British Columbia

COPE moves to reunite party

The Coalition of Progressive Electors is trying to bridge its split with Mayor Larry Campbell and three city councillors who have been moving away from the governing political party at Vancouver city hall.

The Coalition of Progressive Electors is trying to bridge its split with Mayor Larry Campbell and three city councillors who have been moving away from the governing political party at Vancouver city hall.


Vancouver Mayor Larry Campbell
(File photo)
About 200 COPE members voted overwhelmingly at their annual general meeting on Sunday to encourage Campbell's group – the so-called COPE Lites – to reunite with the party.

But Campbell and Coun. Raymond Louie and Coun. Jim Green weren't even at their party's annual meeting.

The only COPE Lite in attendance was Tim Stevenson, who is running for the NDP in the provincial election.

"There were some pretty hard feelings from some people, but obviously people are wanting the mayor to be part of COPE, and at least have a unified force going into the election," he said.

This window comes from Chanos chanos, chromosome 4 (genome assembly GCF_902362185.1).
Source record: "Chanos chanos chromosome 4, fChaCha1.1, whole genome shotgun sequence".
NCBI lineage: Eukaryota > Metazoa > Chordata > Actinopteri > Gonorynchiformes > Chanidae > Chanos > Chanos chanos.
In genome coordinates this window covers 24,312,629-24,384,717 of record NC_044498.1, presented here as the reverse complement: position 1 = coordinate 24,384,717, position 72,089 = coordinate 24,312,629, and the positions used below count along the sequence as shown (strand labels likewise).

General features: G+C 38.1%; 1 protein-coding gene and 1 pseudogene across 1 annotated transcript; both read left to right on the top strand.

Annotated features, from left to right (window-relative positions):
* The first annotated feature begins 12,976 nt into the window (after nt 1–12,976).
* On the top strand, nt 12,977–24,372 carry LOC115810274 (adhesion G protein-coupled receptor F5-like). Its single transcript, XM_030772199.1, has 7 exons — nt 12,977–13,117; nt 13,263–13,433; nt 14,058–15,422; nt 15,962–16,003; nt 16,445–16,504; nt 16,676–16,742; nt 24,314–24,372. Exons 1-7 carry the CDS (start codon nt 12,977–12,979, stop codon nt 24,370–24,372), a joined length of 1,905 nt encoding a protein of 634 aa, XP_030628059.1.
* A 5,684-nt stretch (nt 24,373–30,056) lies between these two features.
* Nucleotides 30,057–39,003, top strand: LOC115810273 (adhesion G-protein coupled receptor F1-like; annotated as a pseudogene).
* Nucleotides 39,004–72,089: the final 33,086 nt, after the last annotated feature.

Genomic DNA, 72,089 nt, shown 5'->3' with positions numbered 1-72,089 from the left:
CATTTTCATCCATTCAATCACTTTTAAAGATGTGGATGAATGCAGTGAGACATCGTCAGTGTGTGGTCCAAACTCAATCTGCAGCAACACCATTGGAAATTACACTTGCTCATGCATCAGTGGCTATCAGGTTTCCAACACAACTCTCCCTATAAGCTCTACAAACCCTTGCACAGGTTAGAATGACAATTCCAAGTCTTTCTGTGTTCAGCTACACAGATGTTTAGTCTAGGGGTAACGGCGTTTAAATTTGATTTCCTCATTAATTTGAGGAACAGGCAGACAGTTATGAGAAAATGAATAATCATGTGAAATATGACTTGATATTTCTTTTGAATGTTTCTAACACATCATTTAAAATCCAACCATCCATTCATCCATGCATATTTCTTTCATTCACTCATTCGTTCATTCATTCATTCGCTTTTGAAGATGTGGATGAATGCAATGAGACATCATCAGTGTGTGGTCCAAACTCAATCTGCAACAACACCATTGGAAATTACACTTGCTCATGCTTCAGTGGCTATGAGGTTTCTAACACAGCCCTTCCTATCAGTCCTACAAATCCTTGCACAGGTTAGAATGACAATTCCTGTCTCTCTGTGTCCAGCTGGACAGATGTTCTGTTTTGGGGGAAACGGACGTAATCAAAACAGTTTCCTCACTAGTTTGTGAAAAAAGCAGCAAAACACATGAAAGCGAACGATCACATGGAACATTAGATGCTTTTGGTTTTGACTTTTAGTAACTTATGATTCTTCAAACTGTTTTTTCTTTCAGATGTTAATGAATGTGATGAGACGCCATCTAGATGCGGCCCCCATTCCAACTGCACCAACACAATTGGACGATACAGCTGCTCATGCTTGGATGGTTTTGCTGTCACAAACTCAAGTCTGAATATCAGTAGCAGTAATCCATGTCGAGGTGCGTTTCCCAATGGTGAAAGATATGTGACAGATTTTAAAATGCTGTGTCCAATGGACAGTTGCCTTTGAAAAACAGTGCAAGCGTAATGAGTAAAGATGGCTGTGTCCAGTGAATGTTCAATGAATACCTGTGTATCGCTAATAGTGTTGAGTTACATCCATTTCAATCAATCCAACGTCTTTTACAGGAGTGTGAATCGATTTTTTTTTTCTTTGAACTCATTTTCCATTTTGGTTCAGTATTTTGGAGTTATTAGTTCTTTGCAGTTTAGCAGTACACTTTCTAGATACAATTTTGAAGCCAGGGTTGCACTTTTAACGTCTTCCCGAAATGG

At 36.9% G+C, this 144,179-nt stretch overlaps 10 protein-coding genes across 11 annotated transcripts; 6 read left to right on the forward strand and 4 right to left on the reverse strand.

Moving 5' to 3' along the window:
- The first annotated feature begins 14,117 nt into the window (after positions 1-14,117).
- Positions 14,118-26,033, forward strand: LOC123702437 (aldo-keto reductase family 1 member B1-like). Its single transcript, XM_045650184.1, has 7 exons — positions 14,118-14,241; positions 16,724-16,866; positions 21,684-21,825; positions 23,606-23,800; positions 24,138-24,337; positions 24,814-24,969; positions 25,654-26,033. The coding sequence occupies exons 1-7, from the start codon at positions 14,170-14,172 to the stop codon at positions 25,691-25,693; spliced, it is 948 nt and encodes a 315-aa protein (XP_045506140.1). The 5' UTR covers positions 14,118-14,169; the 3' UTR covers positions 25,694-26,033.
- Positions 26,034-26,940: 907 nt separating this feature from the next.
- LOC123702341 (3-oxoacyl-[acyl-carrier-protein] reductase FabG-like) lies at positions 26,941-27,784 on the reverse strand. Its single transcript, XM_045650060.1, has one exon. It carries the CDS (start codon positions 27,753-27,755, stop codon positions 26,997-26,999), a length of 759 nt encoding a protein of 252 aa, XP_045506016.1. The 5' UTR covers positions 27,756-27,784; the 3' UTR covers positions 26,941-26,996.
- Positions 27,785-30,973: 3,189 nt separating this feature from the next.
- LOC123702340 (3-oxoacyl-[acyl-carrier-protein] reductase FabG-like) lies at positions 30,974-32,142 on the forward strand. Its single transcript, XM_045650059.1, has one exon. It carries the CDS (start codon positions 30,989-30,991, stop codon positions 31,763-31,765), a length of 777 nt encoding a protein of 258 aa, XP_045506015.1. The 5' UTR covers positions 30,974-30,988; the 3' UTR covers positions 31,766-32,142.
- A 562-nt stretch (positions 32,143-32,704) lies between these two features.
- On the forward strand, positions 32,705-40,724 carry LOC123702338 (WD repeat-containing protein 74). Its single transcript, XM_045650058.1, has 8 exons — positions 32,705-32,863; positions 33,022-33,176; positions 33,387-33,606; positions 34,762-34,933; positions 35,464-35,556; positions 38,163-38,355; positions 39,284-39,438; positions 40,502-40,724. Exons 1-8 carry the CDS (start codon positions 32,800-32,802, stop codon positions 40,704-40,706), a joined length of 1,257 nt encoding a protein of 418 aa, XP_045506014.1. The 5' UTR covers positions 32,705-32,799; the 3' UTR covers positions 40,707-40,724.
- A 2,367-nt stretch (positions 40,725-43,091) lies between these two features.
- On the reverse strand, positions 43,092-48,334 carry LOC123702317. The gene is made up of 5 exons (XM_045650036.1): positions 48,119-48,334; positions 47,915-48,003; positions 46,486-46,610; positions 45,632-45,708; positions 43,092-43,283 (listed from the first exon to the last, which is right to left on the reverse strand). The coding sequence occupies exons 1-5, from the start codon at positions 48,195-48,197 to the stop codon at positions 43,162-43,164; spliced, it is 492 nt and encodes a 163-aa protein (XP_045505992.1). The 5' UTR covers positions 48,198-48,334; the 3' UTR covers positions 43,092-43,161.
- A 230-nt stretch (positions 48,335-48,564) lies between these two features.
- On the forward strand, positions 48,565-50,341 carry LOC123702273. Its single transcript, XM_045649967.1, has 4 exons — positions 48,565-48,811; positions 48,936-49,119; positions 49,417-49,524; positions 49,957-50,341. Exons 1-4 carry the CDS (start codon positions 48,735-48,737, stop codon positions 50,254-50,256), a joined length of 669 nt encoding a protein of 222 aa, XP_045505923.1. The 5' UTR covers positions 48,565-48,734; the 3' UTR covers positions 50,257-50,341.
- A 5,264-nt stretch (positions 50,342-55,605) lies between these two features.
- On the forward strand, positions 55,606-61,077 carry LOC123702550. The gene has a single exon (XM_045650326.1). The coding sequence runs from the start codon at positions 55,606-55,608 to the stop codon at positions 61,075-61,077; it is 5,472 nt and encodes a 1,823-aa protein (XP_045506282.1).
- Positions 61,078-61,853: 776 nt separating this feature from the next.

A recent poll showed the mayor has widespread support among city voters. And he has already started to do his own fundraising for the COPE Lites re-election campaign this fall.

The other side of the COPE split – the so-called COPE Classics – were also in a conciliatory mood. Councillor Ellen Woodsworth says party unity is the best way to fight November's civic election.

"We're watching the polls. Everyone's watching the polls. I think what we're all agreed on is that we want to sweep the NPA out," she says.

"If you look at our voting record, 95 per cent of the issues we work together on and we vote together on. So in terms of which way we're going to go, we're all going forward to win the next election. I think that's the crucial issue."